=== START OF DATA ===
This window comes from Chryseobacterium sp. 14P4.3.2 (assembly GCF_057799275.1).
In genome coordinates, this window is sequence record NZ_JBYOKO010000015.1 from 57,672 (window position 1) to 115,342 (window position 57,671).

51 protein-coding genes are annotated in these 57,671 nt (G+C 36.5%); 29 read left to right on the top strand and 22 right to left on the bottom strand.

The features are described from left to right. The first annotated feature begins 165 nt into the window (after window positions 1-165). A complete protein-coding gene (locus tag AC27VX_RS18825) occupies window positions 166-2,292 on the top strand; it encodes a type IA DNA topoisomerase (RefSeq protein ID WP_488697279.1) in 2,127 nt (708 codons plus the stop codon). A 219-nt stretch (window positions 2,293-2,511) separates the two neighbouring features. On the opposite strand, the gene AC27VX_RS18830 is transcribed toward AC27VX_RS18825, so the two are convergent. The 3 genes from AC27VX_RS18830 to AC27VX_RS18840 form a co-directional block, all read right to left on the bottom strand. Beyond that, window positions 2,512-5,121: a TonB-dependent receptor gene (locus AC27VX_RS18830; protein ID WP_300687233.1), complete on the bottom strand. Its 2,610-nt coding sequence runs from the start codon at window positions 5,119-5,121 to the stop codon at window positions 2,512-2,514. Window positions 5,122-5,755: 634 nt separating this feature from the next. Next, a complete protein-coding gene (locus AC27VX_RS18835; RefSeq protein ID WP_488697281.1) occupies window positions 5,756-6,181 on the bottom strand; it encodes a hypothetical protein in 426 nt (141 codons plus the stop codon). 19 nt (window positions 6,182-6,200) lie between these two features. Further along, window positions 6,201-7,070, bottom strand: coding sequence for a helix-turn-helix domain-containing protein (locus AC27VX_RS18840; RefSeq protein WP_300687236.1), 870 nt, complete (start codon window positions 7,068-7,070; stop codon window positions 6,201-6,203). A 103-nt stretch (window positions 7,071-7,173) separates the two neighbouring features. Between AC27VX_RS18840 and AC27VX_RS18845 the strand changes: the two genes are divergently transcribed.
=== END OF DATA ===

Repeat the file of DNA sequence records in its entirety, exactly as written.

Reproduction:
This window comes from Chryseobacterium sp. 14P4.3.2 (assembly GCF_057799275.1).
In genome coordinates, this window is sequence record NZ_JBYOKO010000015.1 from 57,672 (window position 1) to 115,342 (window position 57,671).

51 protein-coding genes are annotated in these 57,671 nt (G+C 36.5%); 29 read left to right on the top strand and 22 right to left on the bottom strand.

The features are described from left to right. The first annotated feature begins 165 nt into the window (after window positions 1-165). A complete protein-coding gene (locus tag AC27VX_RS18825) occupies window positions 166-2,292 on the top strand; it encodes a type IA DNA topoisomerase (RefSeq protein ID WP_488697279.1) in 2,127 nt (708 codons plus the stop codon). A 219-nt stretch (window positions 2,293-2,511) separates the two neighbouring features. On the opposite strand, the gene AC27VX_RS18830 is transcribed toward AC27VX_RS18825, so the two are convergent. The 3 genes from AC27VX_RS18830 to AC27VX_RS18840 form a co-directional block, all read right to left on the bottom strand. Beyond that, window positions 2,512-5,121: a TonB-dependent receptor gene (locus AC27VX_RS18830; protein ID WP_300687233.1), complete on the bottom strand. Its 2,610-nt coding sequence runs from the start codon at window positions 5,119-5,121 to the stop codon at window positions 2,512-2,514. Window positions 5,122-5,755: 634 nt separating this feature from the next. Next, a complete protein-coding gene (locus AC27VX_RS18835; RefSeq protein ID WP_488697281.1) occupies window positions 5,756-6,181 on the bottom strand; it encodes a hypothetical protein in 426 nt (141 codons plus the stop codon). 19 nt (window positions 6,182-6,200) lie between these two features. Further along, window positions 6,201-7,070, bottom strand: coding sequence for a helix-turn-helix domain-containing protein (locus AC27VX_RS18840; RefSeq protein WP_300687236.1), 870 nt, complete (start codon window positions 7,068-7,070; stop codon window positions 6,201-6,203). A 103-nt stretch (window positions 7,071-7,173) separates the two neighbouring features. Between AC27VX_RS18840 and AC27VX_RS18845 the strand changes: the two genes are divergently transcribed.